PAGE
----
You can improve data quality in your SSIS data flows by using the DQS Cleansing transform (new in SQL 2012). When you’re using DQS, the data is cleansed according to the rules you’ve built up in the DQS knowledge base. As you update the knowledge base with better rules, your overall data quality goes up. Therefore, you might find that you want to re-process data that’s already been through DQS anytime you make a significant update to the knowledge base.
Think of your data as “water”, and your knowledge base as a “water filter”… as your filter improves in quality (you improve your knowledge base), the water (data) you run through it gets cleaner.
I usually recommend storing the date value of when the data was processed with DQS. This could be a column value, if you want to track things at the row level, or a entry in a separate file/table, if you’re tracking it at the table/DB level. (I describe this pattern in detail in the SSIS Design Patterns book)
While there is no official notification system or API to know when a DQS knowledge base has been updated, the DQS database does contain a PUBLISH_DATE field that you can query. This won’t tell you which individual domains were touched, or what was actually modified, but given that you probably won’t be publishing a new version of your knowledge base without a good reason, it should be good enough for most automated data cleansing scenarios.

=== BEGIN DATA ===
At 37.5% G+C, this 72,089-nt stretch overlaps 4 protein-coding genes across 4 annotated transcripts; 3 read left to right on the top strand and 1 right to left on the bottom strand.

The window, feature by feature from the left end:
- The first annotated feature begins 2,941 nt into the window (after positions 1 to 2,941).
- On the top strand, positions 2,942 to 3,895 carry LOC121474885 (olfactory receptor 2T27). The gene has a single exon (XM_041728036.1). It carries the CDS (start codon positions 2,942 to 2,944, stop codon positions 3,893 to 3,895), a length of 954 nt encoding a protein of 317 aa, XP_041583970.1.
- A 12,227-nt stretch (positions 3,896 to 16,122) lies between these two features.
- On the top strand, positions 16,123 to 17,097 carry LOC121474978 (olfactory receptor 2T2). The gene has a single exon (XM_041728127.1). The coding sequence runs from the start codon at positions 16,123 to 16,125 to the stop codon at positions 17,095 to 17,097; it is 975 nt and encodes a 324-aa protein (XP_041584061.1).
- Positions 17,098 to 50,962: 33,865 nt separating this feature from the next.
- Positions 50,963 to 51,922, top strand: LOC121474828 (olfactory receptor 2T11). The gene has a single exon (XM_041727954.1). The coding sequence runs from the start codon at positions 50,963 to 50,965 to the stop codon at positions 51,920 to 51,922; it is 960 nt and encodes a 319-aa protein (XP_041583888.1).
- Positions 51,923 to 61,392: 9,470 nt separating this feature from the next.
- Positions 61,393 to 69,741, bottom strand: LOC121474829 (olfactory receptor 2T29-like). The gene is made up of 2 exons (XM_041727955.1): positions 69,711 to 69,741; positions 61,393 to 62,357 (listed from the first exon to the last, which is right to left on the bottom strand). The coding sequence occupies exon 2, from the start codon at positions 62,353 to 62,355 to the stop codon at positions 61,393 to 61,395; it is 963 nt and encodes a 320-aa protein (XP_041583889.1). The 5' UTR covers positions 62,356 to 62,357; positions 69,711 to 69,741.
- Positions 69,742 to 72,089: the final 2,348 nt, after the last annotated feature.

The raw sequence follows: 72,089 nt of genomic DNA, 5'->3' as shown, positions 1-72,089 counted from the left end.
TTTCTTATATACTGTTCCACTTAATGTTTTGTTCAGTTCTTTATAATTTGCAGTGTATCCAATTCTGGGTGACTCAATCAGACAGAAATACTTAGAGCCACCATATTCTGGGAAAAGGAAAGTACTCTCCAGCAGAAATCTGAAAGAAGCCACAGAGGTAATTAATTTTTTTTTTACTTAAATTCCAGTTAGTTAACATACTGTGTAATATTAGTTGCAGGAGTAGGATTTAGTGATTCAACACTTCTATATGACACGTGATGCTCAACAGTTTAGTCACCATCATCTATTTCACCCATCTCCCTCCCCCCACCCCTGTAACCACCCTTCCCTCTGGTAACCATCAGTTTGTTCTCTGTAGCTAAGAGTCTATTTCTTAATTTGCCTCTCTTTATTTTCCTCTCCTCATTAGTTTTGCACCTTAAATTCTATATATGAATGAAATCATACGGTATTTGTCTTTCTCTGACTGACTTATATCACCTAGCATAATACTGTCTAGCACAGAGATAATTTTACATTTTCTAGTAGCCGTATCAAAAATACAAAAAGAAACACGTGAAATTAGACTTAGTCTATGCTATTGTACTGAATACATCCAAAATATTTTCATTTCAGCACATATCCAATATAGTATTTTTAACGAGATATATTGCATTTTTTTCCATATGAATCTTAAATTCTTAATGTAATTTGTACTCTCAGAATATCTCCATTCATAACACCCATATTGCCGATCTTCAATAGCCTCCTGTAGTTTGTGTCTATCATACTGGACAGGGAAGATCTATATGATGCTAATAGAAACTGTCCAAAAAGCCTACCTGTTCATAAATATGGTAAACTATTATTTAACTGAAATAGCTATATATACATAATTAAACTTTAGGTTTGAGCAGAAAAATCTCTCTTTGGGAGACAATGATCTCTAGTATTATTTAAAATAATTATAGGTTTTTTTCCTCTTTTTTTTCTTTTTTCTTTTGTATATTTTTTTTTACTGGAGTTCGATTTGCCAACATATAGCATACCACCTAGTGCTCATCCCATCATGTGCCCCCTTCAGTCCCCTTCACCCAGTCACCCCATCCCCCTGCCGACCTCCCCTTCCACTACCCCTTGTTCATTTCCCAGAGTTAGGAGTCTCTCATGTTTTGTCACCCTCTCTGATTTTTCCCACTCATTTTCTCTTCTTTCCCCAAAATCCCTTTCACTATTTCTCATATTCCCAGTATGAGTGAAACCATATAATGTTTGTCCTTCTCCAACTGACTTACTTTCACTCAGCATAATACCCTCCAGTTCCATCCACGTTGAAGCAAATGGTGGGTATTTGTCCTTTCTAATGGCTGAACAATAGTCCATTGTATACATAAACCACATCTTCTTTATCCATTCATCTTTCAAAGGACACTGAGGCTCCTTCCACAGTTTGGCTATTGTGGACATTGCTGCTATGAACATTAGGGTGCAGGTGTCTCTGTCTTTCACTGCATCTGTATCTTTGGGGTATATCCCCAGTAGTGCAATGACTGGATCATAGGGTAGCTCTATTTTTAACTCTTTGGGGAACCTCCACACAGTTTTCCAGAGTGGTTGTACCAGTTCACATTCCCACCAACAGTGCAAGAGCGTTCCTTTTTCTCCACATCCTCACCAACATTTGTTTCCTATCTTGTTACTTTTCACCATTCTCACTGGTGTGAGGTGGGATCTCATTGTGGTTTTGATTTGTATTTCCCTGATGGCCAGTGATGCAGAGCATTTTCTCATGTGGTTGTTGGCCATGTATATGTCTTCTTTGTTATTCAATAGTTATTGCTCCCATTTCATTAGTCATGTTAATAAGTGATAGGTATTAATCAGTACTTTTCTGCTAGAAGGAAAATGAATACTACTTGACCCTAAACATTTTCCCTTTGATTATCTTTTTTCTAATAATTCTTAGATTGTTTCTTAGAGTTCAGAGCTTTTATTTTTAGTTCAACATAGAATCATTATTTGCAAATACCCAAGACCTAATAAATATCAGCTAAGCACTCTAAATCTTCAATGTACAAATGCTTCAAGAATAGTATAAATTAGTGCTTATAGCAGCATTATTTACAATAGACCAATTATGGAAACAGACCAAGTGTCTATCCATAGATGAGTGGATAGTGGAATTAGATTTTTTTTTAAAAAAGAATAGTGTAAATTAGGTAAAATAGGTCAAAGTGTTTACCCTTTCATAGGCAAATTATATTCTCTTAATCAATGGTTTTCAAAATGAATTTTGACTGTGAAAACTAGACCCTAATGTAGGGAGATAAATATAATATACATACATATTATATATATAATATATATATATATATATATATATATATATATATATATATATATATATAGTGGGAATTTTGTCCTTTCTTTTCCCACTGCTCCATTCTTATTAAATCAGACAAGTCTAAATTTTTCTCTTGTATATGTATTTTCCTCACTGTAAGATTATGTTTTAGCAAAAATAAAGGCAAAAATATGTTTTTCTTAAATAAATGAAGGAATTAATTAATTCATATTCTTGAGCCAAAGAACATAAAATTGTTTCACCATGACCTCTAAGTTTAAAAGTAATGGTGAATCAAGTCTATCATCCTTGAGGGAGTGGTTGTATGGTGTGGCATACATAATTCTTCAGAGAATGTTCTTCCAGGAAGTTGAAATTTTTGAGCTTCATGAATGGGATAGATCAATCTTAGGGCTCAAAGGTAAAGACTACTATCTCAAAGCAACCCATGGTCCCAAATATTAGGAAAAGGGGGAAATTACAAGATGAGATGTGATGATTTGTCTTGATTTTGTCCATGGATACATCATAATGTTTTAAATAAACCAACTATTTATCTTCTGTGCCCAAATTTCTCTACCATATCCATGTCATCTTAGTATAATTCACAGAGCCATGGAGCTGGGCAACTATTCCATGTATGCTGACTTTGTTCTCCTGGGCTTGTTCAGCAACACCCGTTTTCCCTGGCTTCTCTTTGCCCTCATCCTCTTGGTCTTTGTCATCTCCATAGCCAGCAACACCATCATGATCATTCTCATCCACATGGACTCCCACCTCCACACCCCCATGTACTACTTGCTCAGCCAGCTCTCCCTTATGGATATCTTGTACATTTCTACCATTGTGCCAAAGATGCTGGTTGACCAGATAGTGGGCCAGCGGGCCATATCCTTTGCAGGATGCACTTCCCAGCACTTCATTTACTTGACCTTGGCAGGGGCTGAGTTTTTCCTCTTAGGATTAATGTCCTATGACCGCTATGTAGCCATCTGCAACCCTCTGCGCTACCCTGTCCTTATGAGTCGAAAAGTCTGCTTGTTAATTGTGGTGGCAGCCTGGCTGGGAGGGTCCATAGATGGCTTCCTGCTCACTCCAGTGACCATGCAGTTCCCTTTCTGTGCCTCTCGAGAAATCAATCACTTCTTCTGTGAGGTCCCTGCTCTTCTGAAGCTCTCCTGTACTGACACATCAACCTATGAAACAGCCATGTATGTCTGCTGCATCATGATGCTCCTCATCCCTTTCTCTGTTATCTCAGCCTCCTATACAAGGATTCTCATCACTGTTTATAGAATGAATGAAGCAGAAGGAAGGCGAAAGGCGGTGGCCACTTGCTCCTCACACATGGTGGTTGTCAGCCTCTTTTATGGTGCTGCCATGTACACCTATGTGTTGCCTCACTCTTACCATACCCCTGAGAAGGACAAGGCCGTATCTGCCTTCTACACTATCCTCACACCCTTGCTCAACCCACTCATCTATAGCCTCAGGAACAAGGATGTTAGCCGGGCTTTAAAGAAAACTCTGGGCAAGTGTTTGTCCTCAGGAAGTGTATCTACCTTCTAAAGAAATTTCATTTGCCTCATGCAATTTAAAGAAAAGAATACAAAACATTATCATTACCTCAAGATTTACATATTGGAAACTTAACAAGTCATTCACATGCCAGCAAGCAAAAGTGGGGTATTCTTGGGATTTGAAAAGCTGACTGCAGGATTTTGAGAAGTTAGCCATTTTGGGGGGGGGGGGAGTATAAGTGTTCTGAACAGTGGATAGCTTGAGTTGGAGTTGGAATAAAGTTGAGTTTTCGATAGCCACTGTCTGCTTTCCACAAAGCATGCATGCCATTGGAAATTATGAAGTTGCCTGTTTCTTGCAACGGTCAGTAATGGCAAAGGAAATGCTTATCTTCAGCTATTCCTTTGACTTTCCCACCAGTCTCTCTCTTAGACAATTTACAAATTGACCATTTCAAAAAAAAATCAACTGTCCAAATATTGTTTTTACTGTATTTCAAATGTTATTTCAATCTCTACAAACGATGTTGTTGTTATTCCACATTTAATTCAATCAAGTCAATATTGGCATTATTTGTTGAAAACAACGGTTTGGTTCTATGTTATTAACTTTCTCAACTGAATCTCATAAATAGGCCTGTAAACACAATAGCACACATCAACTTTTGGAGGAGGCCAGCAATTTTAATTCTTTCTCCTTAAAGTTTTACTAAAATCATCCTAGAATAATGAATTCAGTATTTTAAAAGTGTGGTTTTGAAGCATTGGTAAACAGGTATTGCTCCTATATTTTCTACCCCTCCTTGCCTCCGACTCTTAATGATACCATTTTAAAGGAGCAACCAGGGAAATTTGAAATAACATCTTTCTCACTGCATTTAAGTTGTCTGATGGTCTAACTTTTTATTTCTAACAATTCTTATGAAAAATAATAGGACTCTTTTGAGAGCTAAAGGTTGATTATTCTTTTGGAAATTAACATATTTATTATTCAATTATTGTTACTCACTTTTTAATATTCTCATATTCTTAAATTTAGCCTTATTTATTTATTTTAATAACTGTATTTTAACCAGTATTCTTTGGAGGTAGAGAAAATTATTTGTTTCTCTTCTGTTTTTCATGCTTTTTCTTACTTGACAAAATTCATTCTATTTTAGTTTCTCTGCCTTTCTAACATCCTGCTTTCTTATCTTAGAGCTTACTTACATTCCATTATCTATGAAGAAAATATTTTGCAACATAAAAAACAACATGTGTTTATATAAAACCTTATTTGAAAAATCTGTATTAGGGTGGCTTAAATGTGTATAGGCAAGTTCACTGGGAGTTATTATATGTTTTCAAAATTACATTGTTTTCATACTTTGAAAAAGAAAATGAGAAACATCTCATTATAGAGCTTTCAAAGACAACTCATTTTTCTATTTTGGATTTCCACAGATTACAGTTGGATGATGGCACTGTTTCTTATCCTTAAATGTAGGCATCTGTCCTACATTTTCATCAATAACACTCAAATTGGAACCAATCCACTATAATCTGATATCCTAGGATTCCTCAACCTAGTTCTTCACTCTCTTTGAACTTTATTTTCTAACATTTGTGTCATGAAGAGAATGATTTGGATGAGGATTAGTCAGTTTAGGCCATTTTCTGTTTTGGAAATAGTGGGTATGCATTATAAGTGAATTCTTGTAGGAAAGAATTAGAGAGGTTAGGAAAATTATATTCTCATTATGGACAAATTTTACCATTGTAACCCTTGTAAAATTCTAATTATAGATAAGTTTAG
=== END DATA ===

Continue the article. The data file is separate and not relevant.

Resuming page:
Query the Publish Date for a DQS Knowledge Base
We’re interested in the [dbo].[A_KNOWLEDGEBASE] table in the [DQS_MAIN] database. This table lists all of the knowledge bases in your system, as well as any active projects. You can use the following query to get the last time the knowledge base was updated (replace the [Name] clause with the name of your KB).
WHERE [TYPE] = 1 -- knowledge bases only (no projects)
AND [NAME] = N'DQS DATA'